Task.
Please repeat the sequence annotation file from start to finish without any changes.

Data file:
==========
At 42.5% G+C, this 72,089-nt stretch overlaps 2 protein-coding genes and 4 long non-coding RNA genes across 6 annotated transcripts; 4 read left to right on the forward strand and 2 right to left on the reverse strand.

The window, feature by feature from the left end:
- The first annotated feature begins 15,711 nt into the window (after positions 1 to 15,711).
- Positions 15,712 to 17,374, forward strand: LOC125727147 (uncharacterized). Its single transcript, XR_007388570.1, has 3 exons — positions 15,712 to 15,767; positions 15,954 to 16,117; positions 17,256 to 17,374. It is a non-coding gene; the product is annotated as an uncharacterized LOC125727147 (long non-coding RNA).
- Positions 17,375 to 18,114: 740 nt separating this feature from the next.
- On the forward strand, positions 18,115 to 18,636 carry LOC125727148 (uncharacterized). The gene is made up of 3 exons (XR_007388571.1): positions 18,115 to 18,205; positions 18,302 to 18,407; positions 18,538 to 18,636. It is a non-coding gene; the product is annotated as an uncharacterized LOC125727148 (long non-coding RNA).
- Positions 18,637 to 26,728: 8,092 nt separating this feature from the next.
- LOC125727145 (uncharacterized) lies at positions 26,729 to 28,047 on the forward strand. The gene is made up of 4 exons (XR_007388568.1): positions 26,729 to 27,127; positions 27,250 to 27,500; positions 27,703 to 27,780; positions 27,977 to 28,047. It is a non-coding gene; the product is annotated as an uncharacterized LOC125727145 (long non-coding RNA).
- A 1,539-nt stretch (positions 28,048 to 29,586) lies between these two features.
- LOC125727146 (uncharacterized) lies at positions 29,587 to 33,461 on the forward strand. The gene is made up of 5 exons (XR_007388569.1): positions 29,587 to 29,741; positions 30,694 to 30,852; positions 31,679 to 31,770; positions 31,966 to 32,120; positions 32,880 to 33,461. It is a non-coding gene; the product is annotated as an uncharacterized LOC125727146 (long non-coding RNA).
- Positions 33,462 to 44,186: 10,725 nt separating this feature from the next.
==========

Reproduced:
At 42.5% G+C, this 72,089-nt stretch overlaps 2 protein-coding genes and 4 long non-coding RNA genes across 6 annotated transcripts; 4 read left to right on the forward strand and 2 right to left on the reverse strand.

The window, feature by feature from the left end:
- The first annotated feature begins 15,711 nt into the window (after positions 1 to 15,711).
- Positions 15,712 to 17,374, forward strand: LOC125727147 (uncharacterized). Its single transcript, XR_007388570.1, has 3 exons — positions 15,712 to 15,767; positions 15,954 to 16,117; positions 17,256 to 17,374. It is a non-coding gene; the product is annotated as an uncharacterized LOC125727147 (long non-coding RNA).
- Positions 17,375 to 18,114: 740 nt separating this feature from the next.
- On the forward strand, positions 18,115 to 18,636 carry LOC125727148 (uncharacterized). The gene is made up of 3 exons (XR_007388571.1): positions 18,115 to 18,205; positions 18,302 to 18,407; positions 18,538 to 18,636. It is a non-coding gene; the product is annotated as an uncharacterized LOC125727148 (long non-coding RNA).
- Positions 18,637 to 26,728: 8,092 nt separating this feature from the next.
- LOC125727145 (uncharacterized) lies at positions 26,729 to 28,047 on the forward strand. The gene is made up of 4 exons (XR_007388568.1): positions 26,729 to 27,127; positions 27,250 to 27,500; positions 27,703 to 27,780; positions 27,977 to 28,047. It is a non-coding gene; the product is annotated as an uncharacterized LOC125727145 (long non-coding RNA).
- A 1,539-nt stretch (positions 28,048 to 29,586) lies between these two features.
- LOC125727146 (uncharacterized) lies at positions 29,587 to 33,461 on the forward strand. The gene is made up of 5 exons (XR_007388569.1): positions 29,587 to 29,741; positions 30,694 to 30,852; positions 31,679 to 31,770; positions 31,966 to 32,120; positions 32,880 to 33,461. It is a non-coding gene; the product is annotated as an uncharacterized LOC125727146 (long non-coding RNA).
- Positions 33,462 to 44,186: 10,725 nt separating this feature from the next.